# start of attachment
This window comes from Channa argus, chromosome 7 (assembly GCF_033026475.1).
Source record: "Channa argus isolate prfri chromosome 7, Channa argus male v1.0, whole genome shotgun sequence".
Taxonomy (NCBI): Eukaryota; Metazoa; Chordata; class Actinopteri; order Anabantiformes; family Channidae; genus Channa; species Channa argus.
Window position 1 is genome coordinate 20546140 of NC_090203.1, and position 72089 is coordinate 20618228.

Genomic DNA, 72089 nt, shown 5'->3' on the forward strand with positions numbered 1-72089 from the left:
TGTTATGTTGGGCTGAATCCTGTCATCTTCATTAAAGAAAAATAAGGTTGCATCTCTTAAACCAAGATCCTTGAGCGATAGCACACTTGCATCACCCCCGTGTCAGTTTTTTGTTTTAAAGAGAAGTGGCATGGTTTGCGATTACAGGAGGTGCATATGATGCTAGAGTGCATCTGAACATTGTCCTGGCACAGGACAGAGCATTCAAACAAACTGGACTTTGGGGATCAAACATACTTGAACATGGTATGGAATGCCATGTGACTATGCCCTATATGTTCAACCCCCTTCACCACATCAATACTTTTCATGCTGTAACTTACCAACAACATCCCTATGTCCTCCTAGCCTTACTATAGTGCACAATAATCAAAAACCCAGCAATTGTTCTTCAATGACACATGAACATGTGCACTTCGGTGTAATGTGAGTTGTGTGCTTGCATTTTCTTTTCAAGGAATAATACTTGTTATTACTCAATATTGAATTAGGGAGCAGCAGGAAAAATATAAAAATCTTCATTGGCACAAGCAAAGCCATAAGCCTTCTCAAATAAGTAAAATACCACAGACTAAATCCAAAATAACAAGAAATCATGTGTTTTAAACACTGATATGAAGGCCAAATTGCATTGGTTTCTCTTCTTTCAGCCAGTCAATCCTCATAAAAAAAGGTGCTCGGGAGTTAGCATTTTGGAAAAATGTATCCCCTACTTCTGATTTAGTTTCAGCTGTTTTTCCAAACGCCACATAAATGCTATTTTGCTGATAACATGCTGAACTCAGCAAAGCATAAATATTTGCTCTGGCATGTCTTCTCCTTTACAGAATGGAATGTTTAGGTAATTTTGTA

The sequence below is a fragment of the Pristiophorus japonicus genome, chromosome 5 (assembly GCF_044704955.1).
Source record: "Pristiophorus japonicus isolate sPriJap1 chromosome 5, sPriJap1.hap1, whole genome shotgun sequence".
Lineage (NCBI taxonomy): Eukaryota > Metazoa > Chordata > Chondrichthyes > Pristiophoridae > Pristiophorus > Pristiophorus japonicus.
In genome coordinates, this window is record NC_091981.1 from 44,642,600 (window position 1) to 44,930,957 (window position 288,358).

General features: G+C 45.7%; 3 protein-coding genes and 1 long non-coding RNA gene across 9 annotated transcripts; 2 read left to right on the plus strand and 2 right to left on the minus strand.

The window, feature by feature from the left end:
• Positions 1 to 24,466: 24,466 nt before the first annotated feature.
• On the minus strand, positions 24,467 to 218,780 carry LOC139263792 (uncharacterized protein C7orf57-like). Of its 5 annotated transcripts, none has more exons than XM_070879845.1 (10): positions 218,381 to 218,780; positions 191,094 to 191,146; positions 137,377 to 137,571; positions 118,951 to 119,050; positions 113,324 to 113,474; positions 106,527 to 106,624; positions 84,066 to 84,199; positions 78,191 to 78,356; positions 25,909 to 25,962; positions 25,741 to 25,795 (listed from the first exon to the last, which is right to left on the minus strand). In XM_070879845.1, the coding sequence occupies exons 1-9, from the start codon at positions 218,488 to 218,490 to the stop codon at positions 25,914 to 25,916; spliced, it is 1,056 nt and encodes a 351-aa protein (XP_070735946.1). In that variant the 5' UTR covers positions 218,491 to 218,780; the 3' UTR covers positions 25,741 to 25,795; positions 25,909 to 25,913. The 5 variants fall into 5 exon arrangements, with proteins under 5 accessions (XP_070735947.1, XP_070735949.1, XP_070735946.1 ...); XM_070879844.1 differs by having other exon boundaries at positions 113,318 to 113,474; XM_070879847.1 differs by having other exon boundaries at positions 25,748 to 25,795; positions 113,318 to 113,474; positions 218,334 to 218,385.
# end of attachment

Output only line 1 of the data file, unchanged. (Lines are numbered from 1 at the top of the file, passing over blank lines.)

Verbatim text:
This window comes from Channa argus, chromosome 7 (assembly GCF_033026475.1).